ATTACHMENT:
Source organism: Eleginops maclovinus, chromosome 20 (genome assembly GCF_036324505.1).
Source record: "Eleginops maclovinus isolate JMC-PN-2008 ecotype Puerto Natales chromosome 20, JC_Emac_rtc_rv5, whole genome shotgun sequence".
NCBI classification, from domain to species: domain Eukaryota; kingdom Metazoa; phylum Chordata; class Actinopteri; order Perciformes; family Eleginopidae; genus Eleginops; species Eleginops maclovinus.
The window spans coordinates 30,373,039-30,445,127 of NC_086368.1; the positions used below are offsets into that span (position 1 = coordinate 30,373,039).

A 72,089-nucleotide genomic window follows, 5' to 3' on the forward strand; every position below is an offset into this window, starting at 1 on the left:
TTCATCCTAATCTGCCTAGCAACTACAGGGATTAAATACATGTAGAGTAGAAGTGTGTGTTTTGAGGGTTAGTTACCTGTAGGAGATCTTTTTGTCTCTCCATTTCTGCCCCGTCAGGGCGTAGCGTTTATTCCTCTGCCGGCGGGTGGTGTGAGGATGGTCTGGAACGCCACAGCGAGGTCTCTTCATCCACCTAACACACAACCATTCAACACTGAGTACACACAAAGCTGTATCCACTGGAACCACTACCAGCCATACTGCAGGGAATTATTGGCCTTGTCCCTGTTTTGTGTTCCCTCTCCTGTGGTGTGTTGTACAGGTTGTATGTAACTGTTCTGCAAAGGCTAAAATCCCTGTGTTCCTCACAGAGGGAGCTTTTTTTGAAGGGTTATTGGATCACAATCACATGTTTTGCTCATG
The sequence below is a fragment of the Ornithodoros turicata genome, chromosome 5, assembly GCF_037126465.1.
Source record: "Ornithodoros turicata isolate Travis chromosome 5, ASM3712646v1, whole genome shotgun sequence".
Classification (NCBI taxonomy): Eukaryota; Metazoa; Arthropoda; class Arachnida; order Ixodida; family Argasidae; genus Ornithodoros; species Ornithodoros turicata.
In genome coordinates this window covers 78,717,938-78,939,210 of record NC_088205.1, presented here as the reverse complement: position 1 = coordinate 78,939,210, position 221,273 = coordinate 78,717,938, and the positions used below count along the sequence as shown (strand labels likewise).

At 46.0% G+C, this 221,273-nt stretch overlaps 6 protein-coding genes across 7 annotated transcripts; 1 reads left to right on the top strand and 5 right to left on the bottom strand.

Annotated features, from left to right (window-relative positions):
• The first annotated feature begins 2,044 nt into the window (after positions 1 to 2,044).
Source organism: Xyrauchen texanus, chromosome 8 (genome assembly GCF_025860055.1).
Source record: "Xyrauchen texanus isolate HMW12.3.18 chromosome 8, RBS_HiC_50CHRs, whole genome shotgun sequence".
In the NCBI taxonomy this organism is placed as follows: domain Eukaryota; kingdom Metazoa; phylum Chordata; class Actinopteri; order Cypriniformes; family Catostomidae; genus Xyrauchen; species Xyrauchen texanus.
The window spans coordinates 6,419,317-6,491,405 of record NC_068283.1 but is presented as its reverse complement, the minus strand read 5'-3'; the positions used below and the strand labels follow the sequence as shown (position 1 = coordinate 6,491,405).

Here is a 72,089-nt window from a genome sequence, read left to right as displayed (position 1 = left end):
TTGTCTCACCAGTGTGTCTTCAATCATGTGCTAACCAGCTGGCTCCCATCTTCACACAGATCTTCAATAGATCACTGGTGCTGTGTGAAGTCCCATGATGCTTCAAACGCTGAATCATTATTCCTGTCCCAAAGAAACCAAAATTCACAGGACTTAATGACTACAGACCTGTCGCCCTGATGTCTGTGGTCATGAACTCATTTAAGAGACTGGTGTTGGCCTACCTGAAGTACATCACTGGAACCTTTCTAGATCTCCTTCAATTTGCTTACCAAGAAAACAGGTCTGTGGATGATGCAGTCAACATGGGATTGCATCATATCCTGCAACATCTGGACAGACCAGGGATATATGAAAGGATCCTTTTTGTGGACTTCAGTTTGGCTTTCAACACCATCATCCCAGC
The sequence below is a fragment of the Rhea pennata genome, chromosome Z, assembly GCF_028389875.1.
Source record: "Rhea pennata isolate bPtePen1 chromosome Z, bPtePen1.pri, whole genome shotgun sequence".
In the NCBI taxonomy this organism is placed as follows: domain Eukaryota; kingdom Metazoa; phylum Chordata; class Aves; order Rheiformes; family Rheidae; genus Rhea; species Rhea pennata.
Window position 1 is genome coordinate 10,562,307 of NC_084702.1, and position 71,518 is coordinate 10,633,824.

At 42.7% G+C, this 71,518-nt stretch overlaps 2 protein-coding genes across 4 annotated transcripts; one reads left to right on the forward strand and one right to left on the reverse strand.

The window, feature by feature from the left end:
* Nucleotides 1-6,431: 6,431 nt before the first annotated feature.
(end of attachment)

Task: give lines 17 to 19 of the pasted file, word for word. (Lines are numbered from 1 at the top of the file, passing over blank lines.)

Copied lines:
The window spans coordinates 6,419,317-6,491,405 of record NC_068283.1 but is presented as its reverse complement, the minus strand read 5'-3'; the positions used below and the strand labels follow the sequence as shown (position 1 = coordinate 6,491,405).

Here is a 72,089-nt window from a genome sequence, read left to right as displayed (position 1 = left end):
TTGTCTCACCAGTGTGTCTTCAATCATGTGCTAACCAGCTGGCTCCCATCTTCACACAGATCTTCAATAGATCACTGGTGCTGTGTGAAGTCCCATGATGCTTCAAACGCTGAATCATTATTCCTGTCCCAAAGAAACCAAAATTCACAGGACTTAATGACTACAGACCTGTCGCCCTGATGTCTGTGGTCATGAACTCATTTAAGAGACTGGTGTTGGCCTACCTGAAGTACATCACTGGAACCTTTCTAGATCTCCTTCAATTTGCTTACCAAGAAAACAGGTCTGTGGATGATGCAGTCAACATGGGATTGCATCATATCCTGCAACATCTGGACAGACCAGGGATATATGAAAGGATCCTTTTTGTGGACTTCAGTTTGGCTTTCAACACCATCATCCCAGC